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I want to run a marathon...and my SO is against it
I have wanted to run a marathon for a long time now (approx. 5 years) but had always been chicken or too overweight (60 pounds!). Now that I am at a healthy weight, I want to start training. My goal time is only 13 min. mile, since I'm a novice runner.
My significant other (SO, not SOB, lol) is afraid I will "cripple" myself. He has seen me start and stop some races and/or sign up for smaller races and miss a bunch. I'm ready to start anew. How can I get him to cheer me on, and not disparage my goal? He has always been really supportive of all of my goals: professional, academic, fitness, etc. Not this one though!
Wed. Dec 13, 1:56pm
Why seek SO's approval?
First, I applaud your decision to make such an ambitious goal for yourself. Secondly, why do you need/seek his approval? If it's something you want for yourself, just get started with it. Over time, as he sees you progress without hurting yourself (I'm assuming you agree that not injuring yourself doing this is part of your goal), he's very likely to fall in and be the cheerleader you would like. If not, you are still running towards your dream for yourself! Always a good thing.
Chances are good that he's still dealing with some of the conflicted feelings that partners get when their significant others start to exceed their expectations. A conversation about how much you've changed, including the way you feel about yourself, might be a good way to open a dialogue about that. I've been in that place with my hubby and it was a great thing to get to a conscious level of thought! He likely doesn't realize how much subconscious resistance he has to you changing, even in positive ways.
Wednesday, December 13, 2006, 2:06 PM
Meh, just do it. When he sees you gradually hitting each milestone on the way, he will get on board. If you start and stop, then no harm done to him. Honestly, it's hard to get all invested in someone else's goals and then have THEM give up on it.
Wednesday, December 13, 2006, 2:15 PM
I ran a marathon a few years ago. My SO was fine with it when I declared my intentions .. but I had a few friends that thought I was foolish. One in particular, who is a fitness instructor, said "you just don't have the right body type .." Well, she met me at mile 23 on the day of the marathon and spontaneously started running with me, she was so excited to see me doing the thing she thought I couldn't do. I think people will worry for you but you have to do what's in your heart and trust your own judgement. They will take that much more joy at your accomplishment when you make it.
Wednesday, December 13, 2006, 9:45 PM
I'm a "SO", the husband. Not the husband in question, but a husband nevertheless. Selfishly speaking, I would most likely discourage my wife from doing a marathon because of all the time she would spend training away from me! Before you write me off as a cad, I thought it would be useful to reveal my true feelings. After I got over my bratty self, then I would hope she would include me in some way, maybe invite me to train with her, etc. I suspect your SO would 'fess up about his concerns and you will be soon on your way.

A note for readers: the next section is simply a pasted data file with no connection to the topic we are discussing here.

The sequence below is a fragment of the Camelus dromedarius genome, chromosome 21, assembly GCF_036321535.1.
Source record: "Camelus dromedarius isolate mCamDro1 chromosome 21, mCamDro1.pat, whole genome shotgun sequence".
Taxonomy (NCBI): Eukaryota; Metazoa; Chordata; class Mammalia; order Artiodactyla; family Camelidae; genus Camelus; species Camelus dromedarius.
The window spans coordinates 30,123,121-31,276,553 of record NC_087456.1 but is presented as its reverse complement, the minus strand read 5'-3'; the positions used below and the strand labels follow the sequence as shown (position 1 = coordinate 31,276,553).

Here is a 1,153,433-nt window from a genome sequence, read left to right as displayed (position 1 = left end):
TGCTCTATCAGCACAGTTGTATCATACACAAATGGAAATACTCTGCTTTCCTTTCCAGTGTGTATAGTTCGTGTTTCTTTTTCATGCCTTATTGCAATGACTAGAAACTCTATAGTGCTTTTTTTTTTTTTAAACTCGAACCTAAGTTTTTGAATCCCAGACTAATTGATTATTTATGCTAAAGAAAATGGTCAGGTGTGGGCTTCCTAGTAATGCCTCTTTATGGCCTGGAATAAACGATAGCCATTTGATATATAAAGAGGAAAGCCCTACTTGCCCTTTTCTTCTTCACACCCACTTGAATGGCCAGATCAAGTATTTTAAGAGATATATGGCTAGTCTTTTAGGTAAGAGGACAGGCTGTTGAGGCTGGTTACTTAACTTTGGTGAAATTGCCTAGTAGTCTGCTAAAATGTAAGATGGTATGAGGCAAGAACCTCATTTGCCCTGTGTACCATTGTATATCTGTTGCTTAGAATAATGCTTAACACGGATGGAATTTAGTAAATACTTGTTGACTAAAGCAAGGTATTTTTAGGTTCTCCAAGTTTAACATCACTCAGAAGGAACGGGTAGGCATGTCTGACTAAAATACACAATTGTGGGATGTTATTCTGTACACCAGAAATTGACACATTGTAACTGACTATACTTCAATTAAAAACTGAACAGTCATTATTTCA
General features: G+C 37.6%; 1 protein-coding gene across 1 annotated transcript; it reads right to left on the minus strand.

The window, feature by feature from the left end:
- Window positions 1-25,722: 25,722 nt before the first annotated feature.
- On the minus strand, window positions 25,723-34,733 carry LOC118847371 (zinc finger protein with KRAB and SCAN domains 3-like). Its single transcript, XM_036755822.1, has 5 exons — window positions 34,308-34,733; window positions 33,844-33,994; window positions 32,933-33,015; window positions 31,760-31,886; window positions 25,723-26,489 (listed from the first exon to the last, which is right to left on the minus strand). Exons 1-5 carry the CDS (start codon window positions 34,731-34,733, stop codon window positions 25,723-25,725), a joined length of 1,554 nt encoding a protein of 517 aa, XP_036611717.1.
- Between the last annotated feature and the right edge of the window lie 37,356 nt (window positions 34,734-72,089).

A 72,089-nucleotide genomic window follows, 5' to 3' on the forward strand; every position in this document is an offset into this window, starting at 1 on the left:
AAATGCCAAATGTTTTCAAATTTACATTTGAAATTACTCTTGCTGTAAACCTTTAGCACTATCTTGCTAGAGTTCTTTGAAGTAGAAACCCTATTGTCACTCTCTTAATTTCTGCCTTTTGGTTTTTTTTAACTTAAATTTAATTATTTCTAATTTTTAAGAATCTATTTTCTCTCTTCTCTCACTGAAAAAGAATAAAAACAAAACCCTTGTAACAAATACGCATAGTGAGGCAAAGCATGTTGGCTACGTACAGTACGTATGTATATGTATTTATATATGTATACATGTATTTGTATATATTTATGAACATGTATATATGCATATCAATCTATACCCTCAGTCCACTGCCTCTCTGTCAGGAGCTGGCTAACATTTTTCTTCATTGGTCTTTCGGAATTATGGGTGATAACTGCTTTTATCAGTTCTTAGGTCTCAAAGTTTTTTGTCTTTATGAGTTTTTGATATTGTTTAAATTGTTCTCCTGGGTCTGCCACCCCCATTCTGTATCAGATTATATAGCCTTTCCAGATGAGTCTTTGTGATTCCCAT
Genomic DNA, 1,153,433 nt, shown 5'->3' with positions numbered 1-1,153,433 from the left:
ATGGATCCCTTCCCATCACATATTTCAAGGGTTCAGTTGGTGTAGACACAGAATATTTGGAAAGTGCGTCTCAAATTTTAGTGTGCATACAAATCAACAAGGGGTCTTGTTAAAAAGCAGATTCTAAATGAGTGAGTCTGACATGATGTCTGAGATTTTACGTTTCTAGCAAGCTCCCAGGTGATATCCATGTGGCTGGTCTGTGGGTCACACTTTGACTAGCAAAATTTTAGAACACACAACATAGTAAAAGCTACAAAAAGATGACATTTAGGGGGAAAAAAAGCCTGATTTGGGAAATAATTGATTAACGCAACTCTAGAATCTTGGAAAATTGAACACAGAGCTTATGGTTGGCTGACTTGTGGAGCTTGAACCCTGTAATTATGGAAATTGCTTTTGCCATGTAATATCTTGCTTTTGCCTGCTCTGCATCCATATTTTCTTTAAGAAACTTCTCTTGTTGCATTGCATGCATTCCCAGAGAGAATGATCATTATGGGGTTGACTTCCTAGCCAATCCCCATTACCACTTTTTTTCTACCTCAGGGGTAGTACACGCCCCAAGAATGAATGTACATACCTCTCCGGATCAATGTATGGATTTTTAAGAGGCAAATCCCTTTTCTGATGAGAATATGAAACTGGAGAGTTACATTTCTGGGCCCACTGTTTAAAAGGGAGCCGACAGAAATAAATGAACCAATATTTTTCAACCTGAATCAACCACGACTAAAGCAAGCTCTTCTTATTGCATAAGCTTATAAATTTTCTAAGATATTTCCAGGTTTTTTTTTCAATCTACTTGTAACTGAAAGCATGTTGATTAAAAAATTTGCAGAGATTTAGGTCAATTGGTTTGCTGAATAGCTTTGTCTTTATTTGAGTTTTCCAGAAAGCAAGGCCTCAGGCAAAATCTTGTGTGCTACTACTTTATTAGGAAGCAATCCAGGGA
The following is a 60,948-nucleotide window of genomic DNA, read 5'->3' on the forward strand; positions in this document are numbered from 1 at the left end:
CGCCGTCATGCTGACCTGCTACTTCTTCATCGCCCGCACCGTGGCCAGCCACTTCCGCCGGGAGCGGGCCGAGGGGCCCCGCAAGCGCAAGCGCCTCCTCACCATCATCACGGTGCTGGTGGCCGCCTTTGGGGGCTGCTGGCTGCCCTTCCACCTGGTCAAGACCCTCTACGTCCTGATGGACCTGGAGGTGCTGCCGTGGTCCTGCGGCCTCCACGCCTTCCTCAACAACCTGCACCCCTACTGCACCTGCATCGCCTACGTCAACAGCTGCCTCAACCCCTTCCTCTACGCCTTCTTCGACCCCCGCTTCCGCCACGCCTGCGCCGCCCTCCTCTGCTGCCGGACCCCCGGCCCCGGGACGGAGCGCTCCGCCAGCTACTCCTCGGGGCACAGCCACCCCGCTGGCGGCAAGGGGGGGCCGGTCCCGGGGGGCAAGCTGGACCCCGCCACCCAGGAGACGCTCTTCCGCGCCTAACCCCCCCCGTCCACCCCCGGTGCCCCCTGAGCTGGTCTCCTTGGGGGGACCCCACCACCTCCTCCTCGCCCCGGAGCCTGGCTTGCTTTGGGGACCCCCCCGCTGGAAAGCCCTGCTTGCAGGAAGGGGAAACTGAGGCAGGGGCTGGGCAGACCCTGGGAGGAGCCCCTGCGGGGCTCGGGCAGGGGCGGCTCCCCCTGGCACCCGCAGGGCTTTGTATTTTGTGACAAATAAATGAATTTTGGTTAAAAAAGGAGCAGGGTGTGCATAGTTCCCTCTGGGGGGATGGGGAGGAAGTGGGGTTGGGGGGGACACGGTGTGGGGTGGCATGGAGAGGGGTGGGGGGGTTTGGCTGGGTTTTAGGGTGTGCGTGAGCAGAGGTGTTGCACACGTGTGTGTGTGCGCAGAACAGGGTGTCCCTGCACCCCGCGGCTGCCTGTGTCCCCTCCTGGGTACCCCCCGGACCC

Thursday, December 14, 2006, 10:08 AM
10:08, I'm not the OP, but I just happened to be glancing through this thread & I wanted to commend you for your honesty & helpfulness with this topic! That was really nice of you to share your side as a fellow "SO!" :-)
Thursday, December 14, 2006, 10:21 AM
well you know how corporations sponsor some runners? why not have your SO sponsor you? instead of for cash, maybe for time you could spend together after the marathon...like, for every mile you complete, the two of you spend an hour of "just us" time...
Thursday, December 14, 2006, 10:36 AM
Here's a question you might not have asked yourself- Why do you really want to run a marathon? If you can answer that question for yourself with conviction, you'll be able to convince your SO.
My advice would be to start by doing "smaller" races- run a couple 5ks, 10ks, get strong, get fast, and THEN try and tackle a marathon.
Prove to your SO and to yourself that you can run without hurting yourself and that you have the drive to really run a marathon, not just finish one.
The people who hurt themselves running marathons are often the ones who "just want to finish a marathon" out of some desire to cross something difficult off their life-list. A marathon is a race, not a journey.
Thursday, December 14, 2006, 10:51 AM
Thanks for the "fellow SO"'s insightful comments! There may be some of that kind of time selfishness there, I bet. I think he will come around, especially as I cross some smaller races off my list as marathon time approaches (next Fall)-- thank for that suggestion!
It is something I want to do to "finish" but not because it's on a to do list, per se. It's because I want to culminate all the work I've done on getting mentally and physically healthy and tough with the marathon, which requires those traits in heavy doses. The training leading up to the race will also toughen me up as I go along, and I'm looking forward to connecting to my body's abilities that way.
Thank you all for the wonderful suggestions. I think I got really high on the idea of the marathon and it prevented me from listening to his concerns. I heard them, but....they didn't sink in.
Thanks again, training starts Monday!
Thursday, December 14, 2006, 2:13 PM
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